Five pension myths could be threatening your retirement funds. Read this to get back on track.

Although pensions appear complex to many people, their essence is relatively straightforward. You contribute to a long-term savings plan, your money gets invested over the years, and you have a retirement fund to sustain your post-working years.

Despite the principle being the same across all pensions, not all schemes are the same. For instance, some pensions offer different benefits to others. Some have tantalisingly low charges, while other plans have ridiculously high fees.

These differences can make choosing a suitable pension challenging. The perceived complexity of pensions means that many people refrain from doing sufficient research.

In this situation, certain myths around pensions have developed. Unfortunately, these myths could be threatening your retirement funds. This article aims to debunk these myths to get your retirement savings back on track. If your financial future is important to you, it is highly recommended you engage with a financial advisor (such as Portafina) before making any decisions. 

Myth 1. You should not take your pension before retirement.

This statement may appear reasonable, considering your pension aims to save for your retirement. Indeed, before 2015, you could not access your pension funds until you reached retirement age. However, in that year, the government introduced the Pension Freedoms legislation. It allowed people to access their pension funds from age 55 for specific pensions.

Of course, accessing your pension funds too early may not be the right option. Therefore, it may be prudent to consult a regulated financial advisor on this issue before making any decision that could affect your retirement income.

Myth 2. Pensions do not need to be managed.

As we mentioned above, the basic principle of pensions is straightforward. You can consider it a long-term savings plan that you access later in life.

However, some aspects of pensions can change, just as your circumstances can change. For instance, when you first take out a pension, you may be single. On retirement, you might have children or grandchildren to consider. That’s why it’s a good idea to seek financial assistance regarding your pension.

Most UK pensions achieve their growth through investment in the stock market. Here, your investments are likely to experience the most significant returns. 

Of course, the stock market can rise as well as fall. Therefore, you must have a defined investment strategy and knowledge of stock trading to ensure you do not make any adverse decisions regarding your pension. If you do not have this knowledge, or the ability to strategize, a financial professional should manage your pension.

Myth 3. The State Pension is the same for everyone.

It may only be a small amount, but there are differences in the amount people will receive from the State Pension. What you receive depends upon how many National Insurance contributions you have made during your working life. Generally, these get taken from your monthly salary, with the amount you pay shown on your wage statement.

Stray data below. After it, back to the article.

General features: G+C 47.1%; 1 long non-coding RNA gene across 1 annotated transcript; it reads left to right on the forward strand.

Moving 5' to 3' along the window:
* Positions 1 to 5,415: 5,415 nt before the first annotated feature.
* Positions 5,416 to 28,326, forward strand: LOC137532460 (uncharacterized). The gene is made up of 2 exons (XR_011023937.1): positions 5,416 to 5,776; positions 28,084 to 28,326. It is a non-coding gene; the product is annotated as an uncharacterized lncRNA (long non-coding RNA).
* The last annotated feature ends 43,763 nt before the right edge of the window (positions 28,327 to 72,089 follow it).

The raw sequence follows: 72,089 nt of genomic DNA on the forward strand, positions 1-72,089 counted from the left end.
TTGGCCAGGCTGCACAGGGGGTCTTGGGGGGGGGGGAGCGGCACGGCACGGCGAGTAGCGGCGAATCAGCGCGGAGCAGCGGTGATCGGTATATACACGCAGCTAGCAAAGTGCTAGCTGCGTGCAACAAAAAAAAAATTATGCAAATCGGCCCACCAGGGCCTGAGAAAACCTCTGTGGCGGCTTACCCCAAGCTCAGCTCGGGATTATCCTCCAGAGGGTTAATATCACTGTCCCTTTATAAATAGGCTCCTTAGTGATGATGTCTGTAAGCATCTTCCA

If you have been out of work due to illness, unemployment, or other reasons, you could have gaps in your National Insurance contributions. Also, if you are self-employed, if you don’t organise your National Insurance contributions, you could miss out on the full State Pension. To receive the full amount, you need to have made National Insurance contributions for 35 years, but these do not need to be consecutive.

Myth 4. When you die, your pension is worthless.

Having saved into your pension for so many years, it would be a shame if that money were last on your death. Another benefit introduced with the pension freedoms legislation is that it is now more straightforward to pass your pension pot onto a loved one in the event of your death.

Therefore, as well as having peace of mind that you are providing for your future, you are also safe knowing that your loved ones will be looked after. You should make your pension provider aware of who will receive your funds in the event of your death. Pension funds are not considered an inheritance, so there is not the same tax burden on the recipient as there is with other assets.

Myth 5. Your workplace pension will grow on its own.

For qualifying workers, employers must provide a workplace pension scheme. With the demise of final salary pensions, workplace schemes are becoming a crucial aspect of people’s retirement plans.

If you change jobs, you will also change pension schemes. Therefore, you stop contributing to your old pension. It is easy to lose track of previous workplace pension schemes. In fact, there is a £19.4 billion black hole of lost pensions in the UK1

You don’t want your money to fall into this hole. Therefore, you should consult a regular financial advisor to discuss your options for transferring or combining old schemes.


Pensions may be straightforward, but many people find them complex or don’t want to deal with them. The myths surrounding pensions make matters worse. Hopefully, this brief article has debunked five of these pension myths to help you maximise your pension funds and achieve a comfortable retirement.

1The Association of British Insurers (2020).